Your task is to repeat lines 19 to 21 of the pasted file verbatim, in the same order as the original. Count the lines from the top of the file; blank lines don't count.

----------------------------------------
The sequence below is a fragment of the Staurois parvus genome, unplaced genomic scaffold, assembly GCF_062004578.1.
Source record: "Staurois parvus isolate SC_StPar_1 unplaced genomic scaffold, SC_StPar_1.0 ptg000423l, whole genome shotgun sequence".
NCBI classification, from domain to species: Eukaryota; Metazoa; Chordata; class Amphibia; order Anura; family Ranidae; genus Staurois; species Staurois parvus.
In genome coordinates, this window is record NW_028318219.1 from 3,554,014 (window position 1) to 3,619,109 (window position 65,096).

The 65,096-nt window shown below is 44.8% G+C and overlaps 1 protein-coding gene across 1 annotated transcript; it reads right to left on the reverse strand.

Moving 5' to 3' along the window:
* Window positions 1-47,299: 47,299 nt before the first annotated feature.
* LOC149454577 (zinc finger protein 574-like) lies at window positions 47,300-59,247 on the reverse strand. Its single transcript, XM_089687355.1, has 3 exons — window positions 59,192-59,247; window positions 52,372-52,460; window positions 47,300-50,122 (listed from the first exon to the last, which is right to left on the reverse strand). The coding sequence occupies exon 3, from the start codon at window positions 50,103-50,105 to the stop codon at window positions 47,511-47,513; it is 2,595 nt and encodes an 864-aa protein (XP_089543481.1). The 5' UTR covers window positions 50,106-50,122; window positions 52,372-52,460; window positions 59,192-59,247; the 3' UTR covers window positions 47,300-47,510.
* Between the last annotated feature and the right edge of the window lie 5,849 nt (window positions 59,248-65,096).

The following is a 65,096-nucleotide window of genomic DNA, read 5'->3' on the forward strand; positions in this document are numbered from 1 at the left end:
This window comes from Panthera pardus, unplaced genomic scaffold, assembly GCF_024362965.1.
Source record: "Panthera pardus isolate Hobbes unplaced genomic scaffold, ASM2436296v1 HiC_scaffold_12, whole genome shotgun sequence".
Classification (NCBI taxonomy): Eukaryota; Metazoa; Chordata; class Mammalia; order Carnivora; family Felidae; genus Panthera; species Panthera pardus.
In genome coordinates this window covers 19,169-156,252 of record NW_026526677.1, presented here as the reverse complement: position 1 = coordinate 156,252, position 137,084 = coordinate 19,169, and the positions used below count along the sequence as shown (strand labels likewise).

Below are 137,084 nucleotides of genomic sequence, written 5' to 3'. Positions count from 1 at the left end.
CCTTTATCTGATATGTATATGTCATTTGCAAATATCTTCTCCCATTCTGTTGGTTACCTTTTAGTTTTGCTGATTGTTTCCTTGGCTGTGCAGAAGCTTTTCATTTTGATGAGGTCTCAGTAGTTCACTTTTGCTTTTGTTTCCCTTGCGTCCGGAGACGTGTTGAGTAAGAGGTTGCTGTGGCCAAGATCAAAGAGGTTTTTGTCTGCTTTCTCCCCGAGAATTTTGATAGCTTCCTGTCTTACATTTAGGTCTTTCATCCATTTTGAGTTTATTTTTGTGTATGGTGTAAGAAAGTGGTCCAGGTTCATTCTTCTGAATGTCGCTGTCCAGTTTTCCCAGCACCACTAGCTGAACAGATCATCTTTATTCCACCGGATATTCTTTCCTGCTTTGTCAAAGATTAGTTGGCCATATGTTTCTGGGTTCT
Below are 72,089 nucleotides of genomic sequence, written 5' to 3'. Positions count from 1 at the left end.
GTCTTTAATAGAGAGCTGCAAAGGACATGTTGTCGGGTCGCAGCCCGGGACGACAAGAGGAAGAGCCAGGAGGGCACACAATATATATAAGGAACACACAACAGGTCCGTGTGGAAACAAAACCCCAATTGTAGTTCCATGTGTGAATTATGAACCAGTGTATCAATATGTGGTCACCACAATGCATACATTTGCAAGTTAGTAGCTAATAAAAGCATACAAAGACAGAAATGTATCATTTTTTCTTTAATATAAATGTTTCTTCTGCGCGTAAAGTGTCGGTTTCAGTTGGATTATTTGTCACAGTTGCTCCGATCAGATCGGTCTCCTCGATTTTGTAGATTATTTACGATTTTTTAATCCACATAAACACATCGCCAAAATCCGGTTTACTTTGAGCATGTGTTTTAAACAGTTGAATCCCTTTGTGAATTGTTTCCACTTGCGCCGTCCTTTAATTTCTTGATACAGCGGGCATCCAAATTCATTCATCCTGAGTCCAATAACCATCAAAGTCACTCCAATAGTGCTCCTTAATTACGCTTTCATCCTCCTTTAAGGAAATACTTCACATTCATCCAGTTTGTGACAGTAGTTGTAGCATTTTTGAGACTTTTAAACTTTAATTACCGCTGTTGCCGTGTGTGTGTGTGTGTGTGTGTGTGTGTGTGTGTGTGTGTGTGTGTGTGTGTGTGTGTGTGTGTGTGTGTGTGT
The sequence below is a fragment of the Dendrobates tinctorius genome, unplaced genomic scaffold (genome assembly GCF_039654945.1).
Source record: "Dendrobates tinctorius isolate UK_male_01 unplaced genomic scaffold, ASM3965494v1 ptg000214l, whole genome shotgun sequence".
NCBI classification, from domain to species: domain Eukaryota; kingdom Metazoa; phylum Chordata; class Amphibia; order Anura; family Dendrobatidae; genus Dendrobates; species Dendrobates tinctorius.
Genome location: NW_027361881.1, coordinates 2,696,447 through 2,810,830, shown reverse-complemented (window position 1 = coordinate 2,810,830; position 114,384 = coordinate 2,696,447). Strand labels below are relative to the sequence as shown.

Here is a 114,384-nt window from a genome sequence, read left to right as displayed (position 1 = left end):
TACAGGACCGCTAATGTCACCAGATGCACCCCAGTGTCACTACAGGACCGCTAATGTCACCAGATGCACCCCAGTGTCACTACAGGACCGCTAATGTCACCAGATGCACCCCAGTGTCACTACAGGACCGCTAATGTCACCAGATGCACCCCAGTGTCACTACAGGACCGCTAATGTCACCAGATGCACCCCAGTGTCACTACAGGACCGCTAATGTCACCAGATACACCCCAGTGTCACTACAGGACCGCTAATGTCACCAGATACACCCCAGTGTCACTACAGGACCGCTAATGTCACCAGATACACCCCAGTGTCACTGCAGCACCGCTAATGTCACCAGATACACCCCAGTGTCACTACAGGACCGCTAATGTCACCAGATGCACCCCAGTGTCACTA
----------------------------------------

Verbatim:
The sequence below is a fragment of the Dendrobates tinctorius genome, unplaced genomic scaffold (genome assembly GCF_039654945.1).
Source record: "Dendrobates tinctorius isolate UK_male_01 unplaced genomic scaffold, ASM3965494v1 ptg000214l, whole genome shotgun sequence".
NCBI classification, from domain to species: domain Eukaryota; kingdom Metazoa; phylum Chordata; class Amphibia; order Anura; family Dendrobatidae; genus Dendrobates; species Dendrobates tinctorius.